expert advice MORE
Child Doesn't Like Sports
Q: My nine-year-old son is not interested in sports, although I was as a child. He's more interested in computers, video games, etc. I'm concerned that I'm raising a geek. I know that's mean to say about your own child, but it's true. How do I feel more comfortable with this kind of son?
A: If you maintain this present attitude, your son will grow up with a low opinion of himself, unappreciated by his mom for who he is. You will continue to see your son as a failure because he isn't the son that you wanted. What a tragedy if both those things were to happen! Your son is not you -- let's begin there. You have labeled him a "geek" because he likes computers and video games, but most of the kids in his age group have similar interests. Although you did you did not grow up with computers and gadgets, they are part of most kids' lives today.
It sounds like you are angry with your son and disappointed in him because he isn't drawn to sports as you were. You need to ask yourself why this bothers you so much. Do you think all boys should play sports in order to be masculine, to grow up right? Are you afraid that you are raising a sissy as well as a geek? Who put those fears in your mind? Unless and until you get help in finding out why this issue troubles you so much, you will continue to send your son the message that he is not what you want in a son. Hearing that repeated message, both directly and indirectly, will harm him immeasurably.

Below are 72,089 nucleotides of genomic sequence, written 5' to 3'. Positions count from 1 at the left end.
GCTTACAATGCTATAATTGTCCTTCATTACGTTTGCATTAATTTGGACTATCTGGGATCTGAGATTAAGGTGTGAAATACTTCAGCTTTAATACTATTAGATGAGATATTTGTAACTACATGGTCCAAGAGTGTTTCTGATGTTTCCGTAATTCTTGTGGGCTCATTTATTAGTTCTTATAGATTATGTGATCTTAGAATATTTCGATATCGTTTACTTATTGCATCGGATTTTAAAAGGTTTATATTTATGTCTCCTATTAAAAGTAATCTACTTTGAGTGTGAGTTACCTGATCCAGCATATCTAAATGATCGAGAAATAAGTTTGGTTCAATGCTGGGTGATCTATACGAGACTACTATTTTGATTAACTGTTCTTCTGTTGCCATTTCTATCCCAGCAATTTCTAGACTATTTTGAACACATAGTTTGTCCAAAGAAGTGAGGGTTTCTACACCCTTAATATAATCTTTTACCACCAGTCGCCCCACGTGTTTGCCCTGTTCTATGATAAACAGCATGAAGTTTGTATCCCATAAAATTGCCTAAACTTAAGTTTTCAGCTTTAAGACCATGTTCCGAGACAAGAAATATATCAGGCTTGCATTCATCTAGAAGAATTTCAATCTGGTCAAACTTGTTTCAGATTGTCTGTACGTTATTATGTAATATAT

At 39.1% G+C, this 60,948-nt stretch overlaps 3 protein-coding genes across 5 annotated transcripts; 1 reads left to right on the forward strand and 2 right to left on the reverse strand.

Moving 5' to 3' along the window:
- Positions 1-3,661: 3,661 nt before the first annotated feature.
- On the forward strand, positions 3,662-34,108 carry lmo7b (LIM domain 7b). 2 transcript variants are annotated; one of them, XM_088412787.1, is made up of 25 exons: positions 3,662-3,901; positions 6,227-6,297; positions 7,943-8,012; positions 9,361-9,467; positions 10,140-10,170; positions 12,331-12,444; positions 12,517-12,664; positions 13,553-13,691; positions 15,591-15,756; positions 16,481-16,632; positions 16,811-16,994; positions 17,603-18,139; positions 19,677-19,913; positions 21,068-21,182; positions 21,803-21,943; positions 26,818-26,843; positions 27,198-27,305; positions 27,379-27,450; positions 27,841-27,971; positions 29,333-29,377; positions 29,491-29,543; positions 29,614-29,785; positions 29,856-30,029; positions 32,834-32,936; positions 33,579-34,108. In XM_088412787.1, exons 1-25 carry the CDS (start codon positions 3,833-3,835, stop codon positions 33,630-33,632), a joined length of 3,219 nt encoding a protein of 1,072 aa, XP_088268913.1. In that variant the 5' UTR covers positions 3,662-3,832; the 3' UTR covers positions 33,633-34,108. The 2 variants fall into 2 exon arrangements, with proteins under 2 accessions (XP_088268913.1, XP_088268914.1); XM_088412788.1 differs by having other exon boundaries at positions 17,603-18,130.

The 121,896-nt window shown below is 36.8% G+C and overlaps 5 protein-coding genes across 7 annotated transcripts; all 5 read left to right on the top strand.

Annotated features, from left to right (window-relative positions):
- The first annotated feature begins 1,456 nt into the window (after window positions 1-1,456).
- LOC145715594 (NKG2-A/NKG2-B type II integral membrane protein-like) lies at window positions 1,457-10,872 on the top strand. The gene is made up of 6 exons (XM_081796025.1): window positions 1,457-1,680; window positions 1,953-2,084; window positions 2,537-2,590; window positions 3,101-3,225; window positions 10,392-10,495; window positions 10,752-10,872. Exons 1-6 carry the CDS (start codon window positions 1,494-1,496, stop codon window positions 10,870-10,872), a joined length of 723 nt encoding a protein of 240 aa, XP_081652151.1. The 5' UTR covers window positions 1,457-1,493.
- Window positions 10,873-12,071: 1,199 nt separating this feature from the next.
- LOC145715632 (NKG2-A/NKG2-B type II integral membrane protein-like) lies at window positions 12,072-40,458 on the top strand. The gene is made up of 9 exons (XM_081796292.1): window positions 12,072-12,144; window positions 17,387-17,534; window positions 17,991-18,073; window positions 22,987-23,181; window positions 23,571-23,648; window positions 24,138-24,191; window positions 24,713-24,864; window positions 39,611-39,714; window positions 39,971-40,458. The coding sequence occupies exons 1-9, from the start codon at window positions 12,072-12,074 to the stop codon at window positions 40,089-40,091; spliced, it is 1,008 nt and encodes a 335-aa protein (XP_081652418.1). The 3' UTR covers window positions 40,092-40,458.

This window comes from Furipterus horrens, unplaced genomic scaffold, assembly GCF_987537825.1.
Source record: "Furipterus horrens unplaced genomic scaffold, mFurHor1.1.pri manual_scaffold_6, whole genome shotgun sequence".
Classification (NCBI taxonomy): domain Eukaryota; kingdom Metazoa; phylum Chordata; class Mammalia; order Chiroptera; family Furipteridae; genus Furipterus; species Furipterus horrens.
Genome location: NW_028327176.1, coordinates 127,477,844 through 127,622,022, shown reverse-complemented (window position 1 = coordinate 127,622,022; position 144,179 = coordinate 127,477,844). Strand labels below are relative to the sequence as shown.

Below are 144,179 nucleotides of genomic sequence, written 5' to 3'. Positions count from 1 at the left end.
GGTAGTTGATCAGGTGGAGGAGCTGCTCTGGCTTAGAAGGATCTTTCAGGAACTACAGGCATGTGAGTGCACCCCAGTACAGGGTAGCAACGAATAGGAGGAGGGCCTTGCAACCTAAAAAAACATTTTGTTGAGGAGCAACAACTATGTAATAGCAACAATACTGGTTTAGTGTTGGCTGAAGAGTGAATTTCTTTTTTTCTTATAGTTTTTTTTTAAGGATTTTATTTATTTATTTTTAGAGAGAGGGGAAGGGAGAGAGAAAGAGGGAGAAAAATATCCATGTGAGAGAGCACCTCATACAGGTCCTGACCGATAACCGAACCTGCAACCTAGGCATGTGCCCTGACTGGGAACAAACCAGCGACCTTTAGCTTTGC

If you can look back into your own childhood, be honest about what you wanted but didn't get, and consider how that has affected you as an adult, you may begin to understand why you feel this way about your son. Giving the Love That Heals, by Hendrix and Hunt, can help you with that examination. I know that to some degree you feel guilty and disappointed for feeling this way about a perfectly wonderful son. A few counseling sessions might be extraordinarily helpful in discovering why you are hurting so much.
Your son deserves a mother who will love him and appreciate him for who he is. You deserve a chance to be that mother. Please get the help that will allow both of you to be who you were meant to be as mother and son. Thanks for having the courage to write.
More on: Expert Advice
Carleton Kendrick has been in private practice as a family therapist and has worked as a consultant for more than 20 years. He has conducted parenting seminars on topics ranging from how to discipline toddlers to how to stay connected with teenagers. Kendrick has appeared as an expert on national broadcast media such as CBS, Fox Television Network, Cable News Network, CNBC, PBS, and National Public Radio. In addition, he's been quoted in the New York Times, Washington Post, Chicago Tribune, Boston Globe, USA Today, Reader's Digest, BusinessWeek, Good Housekeeping, Woman's Day, and many other publications.